The following is taken from svn_editor.h, which see for more thorough and current information.
Table of Contents
Contents (up to the 2nd level)
- Table of Contents
- Summary: What is "editing"?
- Implementation Plan
- Tricky scenarios to model
- Suggested changes
Summary: What is "editing"?
In Subversion, we have a number of occasions where we transform a tree from one state into another. This process is called "editing" a tree.
In processing a `commit' command:
- The client examines its working copy data to determine the set of changes necessary to transform its base tree into the desired target.
- The client networking library delivers that set of changes/operations across the wire as an equivalent series of network requests (for example, to svnserve as an ra_svn protocol stream, or to an Apache httpd server as WebDAV commands)
- The server receives those requests and applies the sequence of operations on a revision, producing a transaction representing the desired target.
- The Subversion server then commits the transaction to the filesystem.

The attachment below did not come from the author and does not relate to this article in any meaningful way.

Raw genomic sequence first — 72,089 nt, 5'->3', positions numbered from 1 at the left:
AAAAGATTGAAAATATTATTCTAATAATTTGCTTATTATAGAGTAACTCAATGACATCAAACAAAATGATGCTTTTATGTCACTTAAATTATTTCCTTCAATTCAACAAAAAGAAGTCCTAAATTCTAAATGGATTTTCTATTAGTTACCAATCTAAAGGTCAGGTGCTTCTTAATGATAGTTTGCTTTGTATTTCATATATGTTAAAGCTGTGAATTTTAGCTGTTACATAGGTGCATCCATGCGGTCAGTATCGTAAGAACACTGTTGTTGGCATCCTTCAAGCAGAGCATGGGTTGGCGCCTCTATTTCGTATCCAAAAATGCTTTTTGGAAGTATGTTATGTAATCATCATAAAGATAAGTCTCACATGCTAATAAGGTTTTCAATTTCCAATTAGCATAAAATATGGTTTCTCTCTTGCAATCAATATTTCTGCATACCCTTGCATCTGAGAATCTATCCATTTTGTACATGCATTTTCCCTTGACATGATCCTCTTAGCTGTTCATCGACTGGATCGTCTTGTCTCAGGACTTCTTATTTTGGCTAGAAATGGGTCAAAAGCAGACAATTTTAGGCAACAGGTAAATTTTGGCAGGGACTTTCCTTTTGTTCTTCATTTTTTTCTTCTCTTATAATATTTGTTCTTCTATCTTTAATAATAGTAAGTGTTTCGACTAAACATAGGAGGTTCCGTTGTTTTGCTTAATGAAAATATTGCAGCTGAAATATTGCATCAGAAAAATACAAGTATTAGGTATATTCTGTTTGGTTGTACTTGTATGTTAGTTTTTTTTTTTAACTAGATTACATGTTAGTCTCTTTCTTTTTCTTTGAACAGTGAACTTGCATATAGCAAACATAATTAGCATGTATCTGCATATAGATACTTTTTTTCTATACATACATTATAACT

In processing an `update' command, the process is reversed:
- The Subversion server module talks to the filesystem and computes a set of changes necessary to bring the client's working copy up to date.
- The server serializes this description of changes, and delivers it to the client.
- The client networking library receives that reply, producing a set of changes/operations to alter the working copy into the revision requested by the update command.
- The working copy library applies those operations to the working copy to align it with the requested update target.
The series of changes (or operations) necessary to transform a tree from one state into another is passed between subsystems using this "editor" interface. The "receiver" edits its tree according to the operations described by the "driver".
"Ev2" is the second generation interface for performing these tree edits.
See the Ev2 implementation plan for current status and future implementation plans.
Tricky scenarios to model
The time traveler: `swap(A, A/B/C)`
svn mv A tmp; svn mv tmp/B/C A; svn mv tmp/B A/B; svn mv tmp A/B/C; svn ci
http://firstname.lastname@example.org (variant: change the last mv to 'svn rm tmp')
The 6-node swap
The 9-node swap
svnmucc_tests.py nested_replaces http://mid.gmane.org/20130625215307.GA47970@minotaur.apache.org
The constant grandchild: `swap(A, A/B)` without moving A/B/B